Engine Type Lycoming (number of) O-320-A2B - (1)
Propeller/Rotor Type McCauley (number of) 1A170- (1)
Maximum Allowable Take-off Weight - 1,732 lb
Recommended Fuel Type(s) - Avgas 100 LL,
Fuel Type Used - Avgas 100 LL

. The aircraft was certified, equipped, and maintained in accordance with existing regulations and approved procedures.

The aircraft was not equipped with a stall warning system.

1.5.1 Aircraft Weight and Balance

The maximum allowable weight for the float-equipped aircraft is 1,732 pounds.

The overall weight of the float-equipped aircraft on take-off was estimated to be about 73 pounds over the maximum allowable weight. The centre of gravity was at +19.16 inches, which is within the allowable range of +16.2 to +19.2 inches.

The Transport Canada Flight Training Manual states that weight and balance limitations are imposed for the following principal reasons:

  • the effect of the disposition of weight (and subsequently balance) on the flight characteristics of the aircraft, particularly on stall and spin recoveries, slow flight, and stability;
  • the effect of the weight on primary and secondary structures of the aircraft; and
  • the effect of weight on take-off and landing performance.

1.6 Meteorological Information

Meteorological observations at 1200 at Baie-Comeau Airport, Quebec, about 65 miles southeast of the accident site, were as follows: broken cloud based at 3,000 feet, visibility 20 miles, winds 230 degrees at 15 knots, and temperature 21.8 degrees Celsius.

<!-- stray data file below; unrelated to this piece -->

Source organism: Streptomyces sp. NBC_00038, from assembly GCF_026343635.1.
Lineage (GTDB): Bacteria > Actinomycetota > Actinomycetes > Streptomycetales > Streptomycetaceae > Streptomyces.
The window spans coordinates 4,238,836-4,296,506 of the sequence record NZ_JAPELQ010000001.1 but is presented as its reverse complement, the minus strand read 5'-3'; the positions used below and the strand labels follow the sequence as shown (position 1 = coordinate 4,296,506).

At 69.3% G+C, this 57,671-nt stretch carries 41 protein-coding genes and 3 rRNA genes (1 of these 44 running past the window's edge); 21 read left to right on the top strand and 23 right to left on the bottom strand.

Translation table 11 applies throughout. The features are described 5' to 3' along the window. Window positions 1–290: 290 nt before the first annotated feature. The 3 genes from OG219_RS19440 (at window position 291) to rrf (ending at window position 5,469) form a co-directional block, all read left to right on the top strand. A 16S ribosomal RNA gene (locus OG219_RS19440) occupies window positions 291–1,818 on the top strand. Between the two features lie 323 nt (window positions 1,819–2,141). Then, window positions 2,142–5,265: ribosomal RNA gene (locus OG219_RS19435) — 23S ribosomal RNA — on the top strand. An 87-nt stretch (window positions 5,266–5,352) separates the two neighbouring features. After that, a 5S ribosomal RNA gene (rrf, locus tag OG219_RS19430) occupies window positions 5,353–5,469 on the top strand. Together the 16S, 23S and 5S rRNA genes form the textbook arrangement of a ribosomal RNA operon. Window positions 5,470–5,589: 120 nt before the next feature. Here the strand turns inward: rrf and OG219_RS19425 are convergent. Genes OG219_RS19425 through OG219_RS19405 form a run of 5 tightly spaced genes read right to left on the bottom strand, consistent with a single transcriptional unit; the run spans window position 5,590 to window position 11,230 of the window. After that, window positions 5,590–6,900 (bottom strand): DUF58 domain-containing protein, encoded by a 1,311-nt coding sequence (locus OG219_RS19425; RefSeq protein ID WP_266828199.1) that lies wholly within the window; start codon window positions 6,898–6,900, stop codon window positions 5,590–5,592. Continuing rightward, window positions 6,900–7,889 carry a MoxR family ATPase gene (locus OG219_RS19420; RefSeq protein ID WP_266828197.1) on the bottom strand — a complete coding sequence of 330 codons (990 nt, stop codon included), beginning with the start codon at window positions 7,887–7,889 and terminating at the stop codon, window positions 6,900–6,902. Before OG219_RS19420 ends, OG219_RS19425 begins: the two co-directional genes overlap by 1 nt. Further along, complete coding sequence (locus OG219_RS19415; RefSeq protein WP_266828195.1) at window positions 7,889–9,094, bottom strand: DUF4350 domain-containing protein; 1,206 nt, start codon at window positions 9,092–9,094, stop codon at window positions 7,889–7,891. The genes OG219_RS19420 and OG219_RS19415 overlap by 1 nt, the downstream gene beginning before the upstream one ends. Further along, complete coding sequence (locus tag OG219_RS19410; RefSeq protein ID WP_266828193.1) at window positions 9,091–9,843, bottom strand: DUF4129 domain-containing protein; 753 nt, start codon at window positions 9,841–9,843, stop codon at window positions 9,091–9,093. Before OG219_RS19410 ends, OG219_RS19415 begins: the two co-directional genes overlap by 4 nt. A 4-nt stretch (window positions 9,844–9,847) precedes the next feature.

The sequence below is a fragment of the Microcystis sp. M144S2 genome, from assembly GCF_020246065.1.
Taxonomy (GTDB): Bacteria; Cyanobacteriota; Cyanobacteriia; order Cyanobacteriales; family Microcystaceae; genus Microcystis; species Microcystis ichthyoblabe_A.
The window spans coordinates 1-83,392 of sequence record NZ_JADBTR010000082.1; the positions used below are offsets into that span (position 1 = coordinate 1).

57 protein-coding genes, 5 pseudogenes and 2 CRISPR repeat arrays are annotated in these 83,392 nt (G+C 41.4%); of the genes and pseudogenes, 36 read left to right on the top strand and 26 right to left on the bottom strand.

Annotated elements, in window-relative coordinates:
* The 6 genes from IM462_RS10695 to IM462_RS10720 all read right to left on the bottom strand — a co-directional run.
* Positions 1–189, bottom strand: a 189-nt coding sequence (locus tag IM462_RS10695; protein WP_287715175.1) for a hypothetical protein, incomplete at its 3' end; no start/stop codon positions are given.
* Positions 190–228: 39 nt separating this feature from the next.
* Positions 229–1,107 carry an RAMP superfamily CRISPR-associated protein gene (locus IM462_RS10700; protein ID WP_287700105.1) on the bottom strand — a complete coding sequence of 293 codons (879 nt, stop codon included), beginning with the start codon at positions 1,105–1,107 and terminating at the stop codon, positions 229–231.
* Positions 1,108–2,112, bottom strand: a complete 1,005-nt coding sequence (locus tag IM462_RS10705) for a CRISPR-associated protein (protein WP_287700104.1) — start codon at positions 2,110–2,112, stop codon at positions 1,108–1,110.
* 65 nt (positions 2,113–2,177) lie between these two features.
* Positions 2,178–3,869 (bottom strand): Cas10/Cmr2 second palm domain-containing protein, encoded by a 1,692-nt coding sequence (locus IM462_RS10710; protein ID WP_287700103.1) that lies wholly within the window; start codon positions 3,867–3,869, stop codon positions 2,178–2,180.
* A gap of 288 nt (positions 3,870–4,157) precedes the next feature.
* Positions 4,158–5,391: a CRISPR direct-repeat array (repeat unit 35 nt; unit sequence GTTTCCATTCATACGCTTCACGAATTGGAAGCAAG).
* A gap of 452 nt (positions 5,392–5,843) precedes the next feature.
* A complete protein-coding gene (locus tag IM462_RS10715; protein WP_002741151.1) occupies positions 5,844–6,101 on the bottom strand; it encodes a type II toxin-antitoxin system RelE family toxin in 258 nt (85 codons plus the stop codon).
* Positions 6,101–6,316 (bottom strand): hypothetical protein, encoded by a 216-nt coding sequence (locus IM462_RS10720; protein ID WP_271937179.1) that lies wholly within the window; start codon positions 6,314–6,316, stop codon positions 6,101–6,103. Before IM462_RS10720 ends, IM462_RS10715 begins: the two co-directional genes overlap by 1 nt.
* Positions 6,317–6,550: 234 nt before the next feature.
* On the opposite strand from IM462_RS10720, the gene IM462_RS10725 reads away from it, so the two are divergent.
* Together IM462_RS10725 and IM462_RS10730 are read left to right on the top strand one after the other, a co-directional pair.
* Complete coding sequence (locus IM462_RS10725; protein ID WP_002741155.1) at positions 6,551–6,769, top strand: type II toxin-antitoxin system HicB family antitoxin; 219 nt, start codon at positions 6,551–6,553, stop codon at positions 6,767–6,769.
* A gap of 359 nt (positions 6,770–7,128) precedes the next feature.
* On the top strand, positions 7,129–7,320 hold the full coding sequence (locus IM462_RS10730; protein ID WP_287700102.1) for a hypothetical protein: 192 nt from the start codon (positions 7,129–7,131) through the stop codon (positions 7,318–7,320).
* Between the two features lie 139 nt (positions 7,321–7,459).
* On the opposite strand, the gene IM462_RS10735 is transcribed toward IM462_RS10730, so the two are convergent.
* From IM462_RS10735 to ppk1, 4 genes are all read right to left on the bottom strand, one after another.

Witnesses stated that there were waves on the lake, especially in the areas most exposed to the wind. The pilot stated that he encountered downdrafts after take-off. Downdrafts sometimes occur on the leeward side of a hill and are often caused by winds blowing over the hill.

1.7 Boily Lake

Boily Lake is oriented east-to-west and is about three miles long. At the west end of the lake, there is a valley between two hills. The valley curves to the left and eventually leads to another lake.

Boily Lake

The pilot was not familiar with the terrain at the end of the lake and did not know that the valley led to another lake.

1.8 Wreckage and Impact Information

The aircraft came to rest on a heading of about 005 degrees magnetic. One propeller blade was fully embedded in the ground and covered with a thick layer of moss and lichen; the other blade was slightly bent. The engine and fuselage were lying on the left side at an angle of about 60 degrees. The rear fuselage section was bent to the left at the baggage compartment, and the tail structure was intact.